I guess its not a bad deal, but neither do I think its great. In the past, we've played for $450 minimum, but more often, $500 or a little better.

    But different venues have different ways and means I guess. And, if we do good for this place, we should make more next time.

    One band I know? They agreed to play for the door only at this one venue last fall. I was supposed to fill-in on bass for that gig (I played with this band in the past and knew most all of the material), but they got this other guy because he was the singer's friend and squawked about not being offered the gig. I bowed out and was glad in the end. The band probably did very little if any promotion, played to a practically empty house and split about $40 for the night! It was a bar in a small town about 30 miles outside of the big city, and I guess the regulars weren't too hip on paying the cover charge, and the band drew no crowd from the city. Oh, and it was on the same night as a BIG regional college football primetime game that everyone wanted to watch, and that game didn't end until about 10:30 at night. Now that's a bad scenario.
  10. Is this entirely hypothetical?

    Before making the decision, you may want to consider the following:

    1. What's it going to cost you/ the band to hire a door man? Will the door man report honestly?

    2. Is the cover actually $3.00 a head.

    3. How many people does your band honestly draw on a moderately slow night? Is this number greater than 100 (or whatever it takes to recoup the $300)?

    Versus the door in this case does not seem bad; maybe a bit less than ideal. i say go for it if nothing else better is available.
  11. dreadheadbass


    Dec 17, 2007
    were all playing the "get noticed game" atm so we dont really have a "rate" yet plus we play anywhere regadless of cash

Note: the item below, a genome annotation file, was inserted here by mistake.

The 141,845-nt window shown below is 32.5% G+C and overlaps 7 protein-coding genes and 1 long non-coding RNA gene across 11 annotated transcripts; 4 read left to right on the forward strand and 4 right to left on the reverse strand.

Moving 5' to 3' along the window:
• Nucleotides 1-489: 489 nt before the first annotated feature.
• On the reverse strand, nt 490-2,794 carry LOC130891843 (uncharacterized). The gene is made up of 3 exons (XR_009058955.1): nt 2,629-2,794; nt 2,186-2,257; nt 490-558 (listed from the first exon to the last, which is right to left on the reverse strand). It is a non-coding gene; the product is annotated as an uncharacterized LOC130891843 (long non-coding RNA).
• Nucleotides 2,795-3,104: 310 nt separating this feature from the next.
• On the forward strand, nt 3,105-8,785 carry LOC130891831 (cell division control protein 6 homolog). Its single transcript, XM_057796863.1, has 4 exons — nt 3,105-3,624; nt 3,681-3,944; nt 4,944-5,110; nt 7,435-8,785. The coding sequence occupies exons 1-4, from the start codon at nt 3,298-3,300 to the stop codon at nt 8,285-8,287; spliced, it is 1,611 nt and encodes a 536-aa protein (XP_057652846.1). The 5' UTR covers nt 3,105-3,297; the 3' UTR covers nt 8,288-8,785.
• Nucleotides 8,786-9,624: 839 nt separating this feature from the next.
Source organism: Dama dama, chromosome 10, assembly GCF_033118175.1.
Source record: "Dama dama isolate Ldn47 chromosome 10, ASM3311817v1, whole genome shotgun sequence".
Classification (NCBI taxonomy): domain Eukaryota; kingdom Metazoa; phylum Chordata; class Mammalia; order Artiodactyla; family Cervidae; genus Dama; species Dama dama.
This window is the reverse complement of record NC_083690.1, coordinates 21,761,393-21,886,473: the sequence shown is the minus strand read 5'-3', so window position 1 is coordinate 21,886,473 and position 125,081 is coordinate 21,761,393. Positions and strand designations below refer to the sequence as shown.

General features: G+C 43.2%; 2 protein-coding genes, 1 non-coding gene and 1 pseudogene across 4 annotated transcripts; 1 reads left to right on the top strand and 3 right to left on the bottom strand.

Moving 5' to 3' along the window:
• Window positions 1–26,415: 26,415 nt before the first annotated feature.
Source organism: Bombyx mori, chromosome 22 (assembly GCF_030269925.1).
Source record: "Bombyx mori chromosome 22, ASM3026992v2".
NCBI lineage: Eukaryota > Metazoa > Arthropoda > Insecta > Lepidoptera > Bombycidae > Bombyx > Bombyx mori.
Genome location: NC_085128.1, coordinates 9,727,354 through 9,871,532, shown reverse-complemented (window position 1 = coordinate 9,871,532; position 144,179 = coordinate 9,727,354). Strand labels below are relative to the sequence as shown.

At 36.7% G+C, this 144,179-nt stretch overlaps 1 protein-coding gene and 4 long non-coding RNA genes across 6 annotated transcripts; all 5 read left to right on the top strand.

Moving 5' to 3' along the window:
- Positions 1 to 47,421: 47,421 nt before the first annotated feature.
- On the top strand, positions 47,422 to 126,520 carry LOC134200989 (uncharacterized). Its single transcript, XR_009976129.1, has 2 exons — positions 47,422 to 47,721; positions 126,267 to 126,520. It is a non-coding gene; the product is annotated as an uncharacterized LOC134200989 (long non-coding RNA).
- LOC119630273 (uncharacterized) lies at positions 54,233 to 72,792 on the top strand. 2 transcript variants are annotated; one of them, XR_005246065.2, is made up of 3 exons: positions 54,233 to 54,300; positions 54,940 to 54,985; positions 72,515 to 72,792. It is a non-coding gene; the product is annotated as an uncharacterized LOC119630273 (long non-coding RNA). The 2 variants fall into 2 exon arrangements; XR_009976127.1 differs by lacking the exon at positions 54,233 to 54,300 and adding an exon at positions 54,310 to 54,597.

but we've found the best way of doing it is the bar opens as normal and we charge 2quid per head the bar takes all the booze money and we take the door money

    we've had bars in the past ask for a percentage of the door takings but at the end of the day we fill most venues and the bar never charges entry on a normal night so why the hell should they take our door money?
  12. jweiss

    jweiss Supporting Member

    Jul 5, 2007
    Park City, Utah
    I agree with Vanceman et al. - you are guaranteed $300. If you are ok for playing for $300 and the possbility of more if you bring in people, go for it. Worst case you play an empty room for $300 right?

    The bar only gets you for free if 30 people pay the $3 cover. If less pay the cover, they lose money on the band (of course they make money on the drinks those <30 people have, but who knows if that's even enough to cover the operating expenses above and beyond the band for that night).


  13. Busker


    Jan 22, 2007
    No, its not really hypothetical, but I did write the first post that way. A friend of the band booked this gig for us. He now works with an entertainment company, and has helped us get a couple of gigs in the past. But I was surprised when I heard the terms of this one. We have never taken a gig for less than $450 flat before, not since I've been with the band at least.

    1. The door man (or woman :) ) might not cost us anything. My wife said she might be willing to do it, and I and the band trust her I think. :D